Second, balancing blood sugar is important to reduce cravings and to relieve mood swings and irritability. Frequently eating small meals, having sufficient protein with each meal and exercising regularly are important factors here. The trace mineral chromium can help tremendously, as can biotin, vitamin B1 and herbs such as gymnema. Several fantastic formulas are available that contain a combination of natural factors specifically tailored for blood sugar regulation. Hormonal balance, particularly adrenal health, is also important here …but more on that later.

Improving Digestion
Third, we must look at the condition of the digestive system. In naturopathic medicine, we realize the importance of digestive health and liver function to good health. A problem frequently found in chronic dieters is Candida, yeast that can overgrow in the gut and invade the bloodstream. Candida can cause a host of symptoms, including intensifying food cravings (particularly for sugar and starches) and causing fatigue and a ‘foggy head.’ Blood or stool testing can determine whether an overgrowth has occurred and is contributing to the problem. The presence of heavy metal toxicity or other gastrointestinal infections such as parasites should also be considered.

Regulating Hormones
Hormone regulation is key. The adrenal gland is central to many factors involved with blood sugar regulation, metabolism and the production of other hormones. Yet most of us live with chronic stress, which can either overstimulate or fatigue the adrenal gland, depending on how severe and how chronic it is. Low thyroid function may be a factor in weight gain or the inability to lose weight, yet many hypothyroid conditions are secondary to adrenal dysfunction, as these two hormone pathways are interrelated. Women who reach for chocolate the moment PMS strikes suffer hormonal and neurotransmitter imbalance. Chocolate boosts serotonin levels in the brain, which is why eating it makes us feel better, at least temporarily.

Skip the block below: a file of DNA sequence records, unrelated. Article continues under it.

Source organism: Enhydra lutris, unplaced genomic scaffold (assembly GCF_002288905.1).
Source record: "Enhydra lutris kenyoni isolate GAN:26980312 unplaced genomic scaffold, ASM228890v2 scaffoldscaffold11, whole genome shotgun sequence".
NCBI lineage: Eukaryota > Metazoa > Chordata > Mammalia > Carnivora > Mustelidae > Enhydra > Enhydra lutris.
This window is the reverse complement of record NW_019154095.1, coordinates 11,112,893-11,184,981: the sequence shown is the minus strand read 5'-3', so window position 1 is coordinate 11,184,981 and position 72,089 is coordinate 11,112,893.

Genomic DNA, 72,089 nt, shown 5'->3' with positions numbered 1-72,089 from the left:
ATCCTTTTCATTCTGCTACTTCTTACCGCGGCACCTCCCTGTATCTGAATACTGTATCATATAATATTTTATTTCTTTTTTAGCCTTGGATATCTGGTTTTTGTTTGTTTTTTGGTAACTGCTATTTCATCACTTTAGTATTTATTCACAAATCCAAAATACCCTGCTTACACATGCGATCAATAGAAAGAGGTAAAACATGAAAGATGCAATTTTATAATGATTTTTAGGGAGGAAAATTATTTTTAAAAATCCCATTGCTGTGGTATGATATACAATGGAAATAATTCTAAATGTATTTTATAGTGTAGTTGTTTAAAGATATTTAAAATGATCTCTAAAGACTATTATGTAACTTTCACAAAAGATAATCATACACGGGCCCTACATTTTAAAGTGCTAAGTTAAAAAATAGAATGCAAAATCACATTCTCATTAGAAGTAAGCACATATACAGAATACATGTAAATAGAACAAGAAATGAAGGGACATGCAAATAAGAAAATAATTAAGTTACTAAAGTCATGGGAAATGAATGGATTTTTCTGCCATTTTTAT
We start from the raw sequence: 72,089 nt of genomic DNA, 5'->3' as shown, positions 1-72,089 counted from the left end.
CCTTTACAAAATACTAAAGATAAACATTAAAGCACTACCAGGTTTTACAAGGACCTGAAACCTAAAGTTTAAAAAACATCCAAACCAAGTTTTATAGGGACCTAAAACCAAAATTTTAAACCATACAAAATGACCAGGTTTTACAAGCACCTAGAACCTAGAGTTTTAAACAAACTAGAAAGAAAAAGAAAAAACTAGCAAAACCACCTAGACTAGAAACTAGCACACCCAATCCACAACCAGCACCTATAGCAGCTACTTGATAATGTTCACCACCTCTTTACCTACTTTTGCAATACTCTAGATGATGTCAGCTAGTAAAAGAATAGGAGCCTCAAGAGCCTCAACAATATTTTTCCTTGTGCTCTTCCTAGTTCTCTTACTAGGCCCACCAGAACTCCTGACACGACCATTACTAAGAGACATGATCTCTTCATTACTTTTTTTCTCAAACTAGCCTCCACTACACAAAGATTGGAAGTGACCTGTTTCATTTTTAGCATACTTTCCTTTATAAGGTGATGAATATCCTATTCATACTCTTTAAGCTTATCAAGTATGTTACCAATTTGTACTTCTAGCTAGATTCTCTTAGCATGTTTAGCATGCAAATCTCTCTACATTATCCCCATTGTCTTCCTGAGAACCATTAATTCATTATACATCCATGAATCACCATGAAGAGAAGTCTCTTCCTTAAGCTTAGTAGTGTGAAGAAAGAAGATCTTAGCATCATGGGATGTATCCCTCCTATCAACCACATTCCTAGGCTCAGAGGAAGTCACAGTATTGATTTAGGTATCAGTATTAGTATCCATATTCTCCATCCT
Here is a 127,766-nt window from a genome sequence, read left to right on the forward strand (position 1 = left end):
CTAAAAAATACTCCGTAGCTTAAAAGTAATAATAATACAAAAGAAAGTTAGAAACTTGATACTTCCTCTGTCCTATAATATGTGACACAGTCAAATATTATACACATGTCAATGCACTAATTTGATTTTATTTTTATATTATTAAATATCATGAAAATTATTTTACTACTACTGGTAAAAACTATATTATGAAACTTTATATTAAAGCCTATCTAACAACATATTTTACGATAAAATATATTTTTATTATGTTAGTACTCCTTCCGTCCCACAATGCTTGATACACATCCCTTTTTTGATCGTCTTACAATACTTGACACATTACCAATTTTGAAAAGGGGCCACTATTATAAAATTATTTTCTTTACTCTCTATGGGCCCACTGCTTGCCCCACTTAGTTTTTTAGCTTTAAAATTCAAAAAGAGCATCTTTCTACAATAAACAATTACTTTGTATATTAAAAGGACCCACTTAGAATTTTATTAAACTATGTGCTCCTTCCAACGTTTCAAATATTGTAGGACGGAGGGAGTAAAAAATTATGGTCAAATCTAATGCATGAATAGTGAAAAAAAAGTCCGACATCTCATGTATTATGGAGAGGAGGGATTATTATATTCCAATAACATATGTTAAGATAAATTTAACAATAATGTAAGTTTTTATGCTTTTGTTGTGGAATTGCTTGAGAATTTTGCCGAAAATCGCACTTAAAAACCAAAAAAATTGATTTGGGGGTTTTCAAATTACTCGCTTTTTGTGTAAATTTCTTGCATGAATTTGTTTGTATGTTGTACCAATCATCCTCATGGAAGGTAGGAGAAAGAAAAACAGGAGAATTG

Identifying Food Allergies
Food allergies and sensitivities often play a role in eating habits. Identifying these culprits can be a great help in avoiding binges or cravings. We often crave the foods that we are allergic or sensitive to. And typically, we do not realize the extent of how troublesome those foods are until we eliminate them and experience the difference. Elimination diets are one way of identifying problem foods, but their structure and the restrictions involved can be difficult for a person already struggling with a problematic relationship with food. In this case, blood tests or other energetic testing methods may be more appropriate.

Using a “Non-Diet” Approach
Finally, there must be an end to dieting! Dieting slows the metabolism, leads to rebound overeating and weight gain and, frankly, is no fun. An adequate amount of calories is 2,100 for women and at least 2,500 for men. These calories should be made up of whole grains, good quality proteins, healthy fats and tons of fresh vegetables. The major difference with this type of approach is that, along with the amino acid and other supportive therapies addressing the components above, the sugar, starch and fatty food cravings will disappear. So while a diet feels like a restriction of calories plus a “white-knuckle” restriction on certain types of foods, a “non-diet” such as this will be characterized by lots of food and a feeling of well-being without all the cravings.

This approach to eating has been successful with people in many different situations, from chronic dieters to bulimics, and even to alcoholics. Anyone who has tried to diet, stop drinking, stop overeating or curb any addictive pattern knows that willpower alone is not the answer. A program such as this brings the body back into balance, regulates the brain chemistry and provides relief from the powerful cravings and mood swings that go with feeling out of control of our own health and well-being.